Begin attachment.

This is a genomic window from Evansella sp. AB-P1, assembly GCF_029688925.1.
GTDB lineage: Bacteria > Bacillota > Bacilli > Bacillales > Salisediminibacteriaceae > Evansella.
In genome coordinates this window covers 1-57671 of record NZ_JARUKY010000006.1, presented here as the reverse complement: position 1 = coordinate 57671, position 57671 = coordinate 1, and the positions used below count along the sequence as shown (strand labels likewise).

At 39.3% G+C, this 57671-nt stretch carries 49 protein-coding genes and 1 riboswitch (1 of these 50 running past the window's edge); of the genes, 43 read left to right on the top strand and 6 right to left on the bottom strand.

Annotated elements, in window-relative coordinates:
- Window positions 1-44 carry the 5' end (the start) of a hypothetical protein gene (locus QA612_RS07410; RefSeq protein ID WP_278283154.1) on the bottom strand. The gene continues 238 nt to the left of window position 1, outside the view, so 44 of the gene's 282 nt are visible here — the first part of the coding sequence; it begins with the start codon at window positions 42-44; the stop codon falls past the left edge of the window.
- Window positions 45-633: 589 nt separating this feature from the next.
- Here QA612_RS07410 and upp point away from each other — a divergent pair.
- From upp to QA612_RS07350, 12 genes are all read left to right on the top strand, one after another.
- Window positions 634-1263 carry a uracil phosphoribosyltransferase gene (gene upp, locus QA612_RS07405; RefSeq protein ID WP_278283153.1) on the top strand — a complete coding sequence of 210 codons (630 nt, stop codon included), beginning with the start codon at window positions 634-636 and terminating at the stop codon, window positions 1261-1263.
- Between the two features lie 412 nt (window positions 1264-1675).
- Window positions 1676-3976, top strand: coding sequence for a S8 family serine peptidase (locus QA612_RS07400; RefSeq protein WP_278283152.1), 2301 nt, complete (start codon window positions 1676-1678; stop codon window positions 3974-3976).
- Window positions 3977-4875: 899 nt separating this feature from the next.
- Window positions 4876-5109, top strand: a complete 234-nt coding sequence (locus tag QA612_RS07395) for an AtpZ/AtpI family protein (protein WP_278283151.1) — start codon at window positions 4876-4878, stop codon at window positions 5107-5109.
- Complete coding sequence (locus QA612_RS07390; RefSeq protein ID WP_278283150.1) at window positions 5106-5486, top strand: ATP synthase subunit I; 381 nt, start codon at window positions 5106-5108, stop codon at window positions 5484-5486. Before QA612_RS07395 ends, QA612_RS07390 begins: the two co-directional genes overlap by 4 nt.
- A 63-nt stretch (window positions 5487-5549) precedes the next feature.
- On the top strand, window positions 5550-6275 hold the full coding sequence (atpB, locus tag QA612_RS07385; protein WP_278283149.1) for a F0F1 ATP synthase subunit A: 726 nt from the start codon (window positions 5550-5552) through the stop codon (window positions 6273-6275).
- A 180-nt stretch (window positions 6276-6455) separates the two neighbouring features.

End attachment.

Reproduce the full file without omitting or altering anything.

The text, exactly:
This is a genomic window from Evansella sp. AB-P1, assembly GCF_029688925.1.
GTDB lineage: Bacteria > Bacillota > Bacilli > Bacillales > Salisediminibacteriaceae > Evansella.
In genome coordinates this window covers 1-57671 of record NZ_JARUKY010000006.1, presented here as the reverse complement: position 1 = coordinate 57671, position 57671 = coordinate 1, and the positions used below count along the sequence as shown (strand labels likewise).

At 39.3% G+C, this 57671-nt stretch carries 49 protein-coding genes and 1 riboswitch (1 of these 50 running past the window's edge); of the genes, 43 read left to right on the top strand and 6 right to left on the bottom strand.

Annotated elements, in window-relative coordinates:
- Window positions 1-44 carry the 5' end (the start) of a hypothetical protein gene (locus QA612_RS07410; RefSeq protein ID WP_278283154.1) on the bottom strand. The gene continues 238 nt to the left of window position 1, outside the view, so 44 of the gene's 282 nt are visible here — the first part of the coding sequence; it begins with the start codon at window positions 42-44; the stop codon falls past the left edge of the window.
- Window positions 45-633: 589 nt separating this feature from the next.
- Here QA612_RS07410 and upp point away from each other — a divergent pair.
- From upp to QA612_RS07350, 12 genes are all read left to right on the top strand, one after another.
- Window positions 634-1263 carry a uracil phosphoribosyltransferase gene (gene upp, locus QA612_RS07405; RefSeq protein ID WP_278283153.1) on the top strand — a complete coding sequence of 210 codons (630 nt, stop codon included), beginning with the start codon at window positions 634-636 and terminating at the stop codon, window positions 1261-1263.
- Between the two features lie 412 nt (window positions 1264-1675).
- Window positions 1676-3976, top strand: coding sequence for a S8 family serine peptidase (locus QA612_RS07400; RefSeq protein WP_278283152.1), 2301 nt, complete (start codon window positions 1676-1678; stop codon window positions 3974-3976).
- Window positions 3977-4875: 899 nt separating this feature from the next.
- Window positions 4876-5109, top strand: a complete 234-nt coding sequence (locus tag QA612_RS07395) for an AtpZ/AtpI family protein (protein WP_278283151.1) — start codon at window positions 4876-4878, stop codon at window positions 5107-5109.
- Complete coding sequence (locus QA612_RS07390; RefSeq protein ID WP_278283150.1) at window positions 5106-5486, top strand: ATP synthase subunit I; 381 nt, start codon at window positions 5106-5108, stop codon at window positions 5484-5486. Before QA612_RS07395 ends, QA612_RS07390 begins: the two co-directional genes overlap by 4 nt.
- A 63-nt stretch (window positions 5487-5549) precedes the next feature.
- On the top strand, window positions 5550-6275 hold the full coding sequence (atpB, locus tag QA612_RS07385; protein WP_278283149.1) for a F0F1 ATP synthase subunit A: 726 nt from the start codon (window positions 5550-5552) through the stop codon (window positions 6273-6275).
- A 180-nt stretch (window positions 6276-6455) separates the two neighbouring features.